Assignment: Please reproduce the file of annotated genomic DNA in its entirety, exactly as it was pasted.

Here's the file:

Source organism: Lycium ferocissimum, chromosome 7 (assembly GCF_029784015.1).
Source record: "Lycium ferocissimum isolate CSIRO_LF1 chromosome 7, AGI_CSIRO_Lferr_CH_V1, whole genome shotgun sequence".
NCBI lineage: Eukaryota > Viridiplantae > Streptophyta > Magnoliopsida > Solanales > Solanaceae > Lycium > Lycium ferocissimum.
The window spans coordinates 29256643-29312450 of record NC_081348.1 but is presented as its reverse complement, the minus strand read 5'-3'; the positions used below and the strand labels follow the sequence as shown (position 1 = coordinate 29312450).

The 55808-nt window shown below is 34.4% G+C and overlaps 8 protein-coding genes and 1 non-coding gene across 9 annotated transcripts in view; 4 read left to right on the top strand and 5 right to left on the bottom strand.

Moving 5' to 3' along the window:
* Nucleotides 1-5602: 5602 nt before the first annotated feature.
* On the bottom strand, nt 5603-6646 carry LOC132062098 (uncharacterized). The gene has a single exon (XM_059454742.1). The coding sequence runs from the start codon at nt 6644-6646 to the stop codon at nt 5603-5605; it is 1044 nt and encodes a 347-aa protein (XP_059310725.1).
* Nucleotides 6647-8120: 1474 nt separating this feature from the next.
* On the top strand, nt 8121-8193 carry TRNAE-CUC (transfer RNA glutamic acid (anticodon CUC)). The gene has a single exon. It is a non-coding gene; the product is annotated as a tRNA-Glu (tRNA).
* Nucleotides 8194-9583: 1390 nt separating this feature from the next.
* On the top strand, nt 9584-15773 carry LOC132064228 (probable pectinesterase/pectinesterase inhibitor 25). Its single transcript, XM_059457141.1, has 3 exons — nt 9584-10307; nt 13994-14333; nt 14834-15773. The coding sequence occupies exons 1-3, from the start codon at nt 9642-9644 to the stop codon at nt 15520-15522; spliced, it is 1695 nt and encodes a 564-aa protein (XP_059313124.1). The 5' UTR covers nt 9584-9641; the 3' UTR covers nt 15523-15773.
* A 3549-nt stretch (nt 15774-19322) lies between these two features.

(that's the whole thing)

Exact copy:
Source organism: Lycium ferocissimum, chromosome 7 (assembly GCF_029784015.1).
Source record: "Lycium ferocissimum isolate CSIRO_LF1 chromosome 7, AGI_CSIRO_Lferr_CH_V1, whole genome shotgun sequence".
NCBI lineage: Eukaryota > Viridiplantae > Streptophyta > Magnoliopsida > Solanales > Solanaceae > Lycium > Lycium ferocissimum.
The window spans coordinates 29256643-29312450 of record NC_081348.1 but is presented as its reverse complement, the minus strand read 5'-3'; the positions used below and the strand labels follow the sequence as shown (position 1 = coordinate 29312450).

The 55808-nt window shown below is 34.4% G+C and overlaps 8 protein-coding genes and 1 non-coding gene across 9 annotated transcripts in view; 4 read left to right on the top strand and 5 right to left on the bottom strand.

Moving 5' to 3' along the window:
* Nucleotides 1-5602: 5602 nt before the first annotated feature.
* On the bottom strand, nt 5603-6646 carry LOC132062098 (uncharacterized). The gene has a single exon (XM_059454742.1). The coding sequence runs from the start codon at nt 6644-6646 to the stop codon at nt 5603-5605; it is 1044 nt and encodes a 347-aa protein (XP_059310725.1).
* Nucleotides 6647-8120: 1474 nt separating this feature from the next.
* On the top strand, nt 8121-8193 carry TRNAE-CUC (transfer RNA glutamic acid (anticodon CUC)). The gene has a single exon. It is a non-coding gene; the product is annotated as a tRNA-Glu (tRNA).
* Nucleotides 8194-9583: 1390 nt separating this feature from the next.
* On the top strand, nt 9584-15773 carry LOC132064228 (probable pectinesterase/pectinesterase inhibitor 25). Its single transcript, XM_059457141.1, has 3 exons — nt 9584-10307; nt 13994-14333; nt 14834-15773. The coding sequence occupies exons 1-3, from the start codon at nt 9642-9644 to the stop codon at nt 15520-15522; spliced, it is 1695 nt and encodes a 564-aa protein (XP_059313124.1). The 5' UTR covers nt 9584-9641; the 3' UTR covers nt 15523-15773.
* A 3549-nt stretch (nt 15774-19322) lies between these two features.